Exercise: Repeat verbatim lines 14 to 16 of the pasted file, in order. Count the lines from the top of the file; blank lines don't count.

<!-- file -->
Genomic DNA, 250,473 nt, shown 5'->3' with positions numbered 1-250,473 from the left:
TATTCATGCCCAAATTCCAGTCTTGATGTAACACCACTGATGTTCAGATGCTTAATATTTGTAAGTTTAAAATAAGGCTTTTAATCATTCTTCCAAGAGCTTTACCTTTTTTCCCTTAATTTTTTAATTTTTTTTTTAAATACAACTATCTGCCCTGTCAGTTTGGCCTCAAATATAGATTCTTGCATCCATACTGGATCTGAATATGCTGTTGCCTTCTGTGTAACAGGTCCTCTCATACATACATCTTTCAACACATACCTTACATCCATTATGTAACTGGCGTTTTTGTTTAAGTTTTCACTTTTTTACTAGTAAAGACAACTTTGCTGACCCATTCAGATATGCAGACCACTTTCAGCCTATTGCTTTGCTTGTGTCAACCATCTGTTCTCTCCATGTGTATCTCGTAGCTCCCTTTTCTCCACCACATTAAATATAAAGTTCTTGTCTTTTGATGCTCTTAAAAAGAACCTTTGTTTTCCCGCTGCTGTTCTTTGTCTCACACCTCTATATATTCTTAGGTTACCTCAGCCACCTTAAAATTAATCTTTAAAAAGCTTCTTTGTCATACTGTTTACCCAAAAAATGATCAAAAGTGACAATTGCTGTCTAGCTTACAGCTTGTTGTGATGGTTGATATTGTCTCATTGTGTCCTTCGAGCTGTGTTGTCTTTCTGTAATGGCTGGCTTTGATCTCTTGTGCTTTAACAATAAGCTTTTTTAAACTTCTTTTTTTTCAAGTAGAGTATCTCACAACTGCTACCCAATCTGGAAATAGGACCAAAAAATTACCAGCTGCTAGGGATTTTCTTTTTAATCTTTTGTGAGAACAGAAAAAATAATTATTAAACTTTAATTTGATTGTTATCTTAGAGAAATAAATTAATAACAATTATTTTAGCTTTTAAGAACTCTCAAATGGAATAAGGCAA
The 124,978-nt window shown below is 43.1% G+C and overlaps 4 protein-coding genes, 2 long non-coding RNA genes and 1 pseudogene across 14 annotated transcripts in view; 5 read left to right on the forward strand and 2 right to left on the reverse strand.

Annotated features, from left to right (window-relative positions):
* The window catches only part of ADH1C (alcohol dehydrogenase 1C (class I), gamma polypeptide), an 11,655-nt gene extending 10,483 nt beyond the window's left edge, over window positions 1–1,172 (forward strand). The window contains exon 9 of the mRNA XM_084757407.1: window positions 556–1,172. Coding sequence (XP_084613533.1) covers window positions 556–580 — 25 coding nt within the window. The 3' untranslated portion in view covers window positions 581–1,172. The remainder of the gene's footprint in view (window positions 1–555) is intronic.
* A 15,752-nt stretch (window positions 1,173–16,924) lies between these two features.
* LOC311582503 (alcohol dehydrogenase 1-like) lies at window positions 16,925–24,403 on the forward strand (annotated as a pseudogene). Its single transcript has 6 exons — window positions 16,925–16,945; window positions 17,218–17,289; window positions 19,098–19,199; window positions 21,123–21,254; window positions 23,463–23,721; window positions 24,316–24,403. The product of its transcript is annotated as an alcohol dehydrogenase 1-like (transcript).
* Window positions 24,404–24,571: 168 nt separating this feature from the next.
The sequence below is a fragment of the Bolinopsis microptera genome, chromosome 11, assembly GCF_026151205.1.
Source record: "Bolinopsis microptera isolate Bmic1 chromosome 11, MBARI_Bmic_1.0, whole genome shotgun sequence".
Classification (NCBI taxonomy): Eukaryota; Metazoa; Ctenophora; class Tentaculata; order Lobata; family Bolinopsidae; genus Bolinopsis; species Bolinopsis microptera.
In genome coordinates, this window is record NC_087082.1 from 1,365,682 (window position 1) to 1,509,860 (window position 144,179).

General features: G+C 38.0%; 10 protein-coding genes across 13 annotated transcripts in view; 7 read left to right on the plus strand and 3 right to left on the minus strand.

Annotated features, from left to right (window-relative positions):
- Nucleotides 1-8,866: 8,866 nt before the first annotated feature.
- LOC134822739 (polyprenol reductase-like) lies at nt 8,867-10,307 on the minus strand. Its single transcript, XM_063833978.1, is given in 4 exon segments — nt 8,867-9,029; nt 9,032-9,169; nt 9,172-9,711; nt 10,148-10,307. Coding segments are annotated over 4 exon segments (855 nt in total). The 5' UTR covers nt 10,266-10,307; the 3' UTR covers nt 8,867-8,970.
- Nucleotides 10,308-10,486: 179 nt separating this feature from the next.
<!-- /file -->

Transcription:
Annotated features, from left to right (window-relative positions):
- Nucleotides 1-8,866: 8,866 nt before the first annotated feature.
- LOC134822739 (polyprenol reductase-like) lies at nt 8,867-10,307 on the minus strand. Its single transcript, XM_063833978.1, is given in 4 exon segments — nt 8,867-9,029; nt 9,032-9,169; nt 9,172-9,711; nt 10,148-10,307. Coding segments are annotated over 4 exon segments (855 nt in total). The 5' UTR covers nt 10,266-10,307; the 3' UTR covers nt 8,867-8,970.